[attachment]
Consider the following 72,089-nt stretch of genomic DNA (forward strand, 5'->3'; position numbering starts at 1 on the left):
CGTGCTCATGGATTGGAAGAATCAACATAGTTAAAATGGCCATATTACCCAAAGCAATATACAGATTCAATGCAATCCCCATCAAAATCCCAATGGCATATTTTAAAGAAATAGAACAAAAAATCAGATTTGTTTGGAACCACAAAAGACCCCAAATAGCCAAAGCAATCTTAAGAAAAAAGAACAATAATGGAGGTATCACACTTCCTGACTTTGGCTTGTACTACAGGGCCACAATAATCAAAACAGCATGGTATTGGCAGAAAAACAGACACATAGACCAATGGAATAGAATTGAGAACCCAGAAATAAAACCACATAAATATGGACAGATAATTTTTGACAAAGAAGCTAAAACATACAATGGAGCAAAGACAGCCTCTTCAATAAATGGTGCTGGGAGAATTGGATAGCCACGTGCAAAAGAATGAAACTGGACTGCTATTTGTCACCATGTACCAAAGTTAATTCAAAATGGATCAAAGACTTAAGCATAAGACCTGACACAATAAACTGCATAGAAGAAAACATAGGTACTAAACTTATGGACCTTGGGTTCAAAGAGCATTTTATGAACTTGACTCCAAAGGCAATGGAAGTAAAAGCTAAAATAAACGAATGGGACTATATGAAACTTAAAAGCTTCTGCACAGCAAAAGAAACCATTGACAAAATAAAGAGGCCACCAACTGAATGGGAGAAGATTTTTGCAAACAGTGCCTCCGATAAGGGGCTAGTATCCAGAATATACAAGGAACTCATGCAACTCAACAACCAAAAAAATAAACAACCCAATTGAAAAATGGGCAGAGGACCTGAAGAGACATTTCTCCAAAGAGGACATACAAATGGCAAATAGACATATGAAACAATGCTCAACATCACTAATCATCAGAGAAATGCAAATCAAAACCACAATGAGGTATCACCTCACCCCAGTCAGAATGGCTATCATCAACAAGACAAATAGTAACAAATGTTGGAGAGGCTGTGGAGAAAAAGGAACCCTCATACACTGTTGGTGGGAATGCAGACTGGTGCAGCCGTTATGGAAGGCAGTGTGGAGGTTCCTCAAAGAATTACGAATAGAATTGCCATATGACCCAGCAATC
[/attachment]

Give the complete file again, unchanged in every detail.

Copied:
Consider the following 72,089-nt stretch of genomic DNA (forward strand, 5'->3'; position numbering starts at 1 on the left):
CGTGCTCATGGATTGGAAGAATCAACATAGTTAAAATGGCCATATTACCCAAAGCAATATACAGATTCAATGCAATCCCCATCAAAATCCCAATGGCATATTTTAAAGAAATAGAACAAAAAATCAGATTTGTTTGGAACCACAAAAGACCCCAAATAGCCAAAGCAATCTTAAGAAAAAAGAACAATAATGGAGGTATCACACTTCCTGACTTTGGCTTGTACTACAGGGCCACAATAATCAAAACAGCATGGTATTGGCAGAAAAACAGACACATAGACCAATGGAATAGAATTGAGAACCCAGAAATAAAACCACATAAATATGGACAGATAATTTTTGACAAAGAAGCTAAAACATACAATGGAGCAAAGACAGCCTCTTCAATAAATGGTGCTGGGAGAATTGGATAGCCACGTGCAAAAGAATGAAACTGGACTGCTATTTGTCACCATGTACCAAAGTTAATTCAAAATGGATCAAAGACTTAAGCATAAGACCTGACACAATAAACTGCATAGAAGAAAACATAGGTACTAAACTTATGGACCTTGGGTTCAAAGAGCATTTTATGAACTTGACTCCAAAGGCAATGGAAGTAAAAGCTAAAATAAACGAATGGGACTATATGAAACTTAAAAGCTTCTGCACAGCAAAAGAAACCATTGACAAAATAAAGAGGCCACCAACTGAATGGGAGAAGATTTTTGCAAACAGTGCCTCCGATAAGGGGCTAGTATCCAGAATATACAAGGAACTCATGCAACTCAACAACCAAAAAAATAAACAACCCAATTGAAAAATGGGCAGAGGACCTGAAGAGACATTTCTCCAAAGAGGACATACAAATGGCAAATAGACATATGAAACAATGCTCAACATCACTAATCATCAGAGAAATGCAAATCAAAACCACAATGAGGTATCACCTCACCCCAGTCAGAATGGCTATCATCAACAAGACAAATAGTAACAAATGTTGGAGAGGCTGTGGAGAAAAAGGAACCCTCATACACTGTTGGTGGGAATGCAGACTGGTGCAGCCGTTATGGAAGGCAGTGTGGAGGTTCCTCAAAGAATTACGAATAGAATTGCCATATGACCCAGCAATC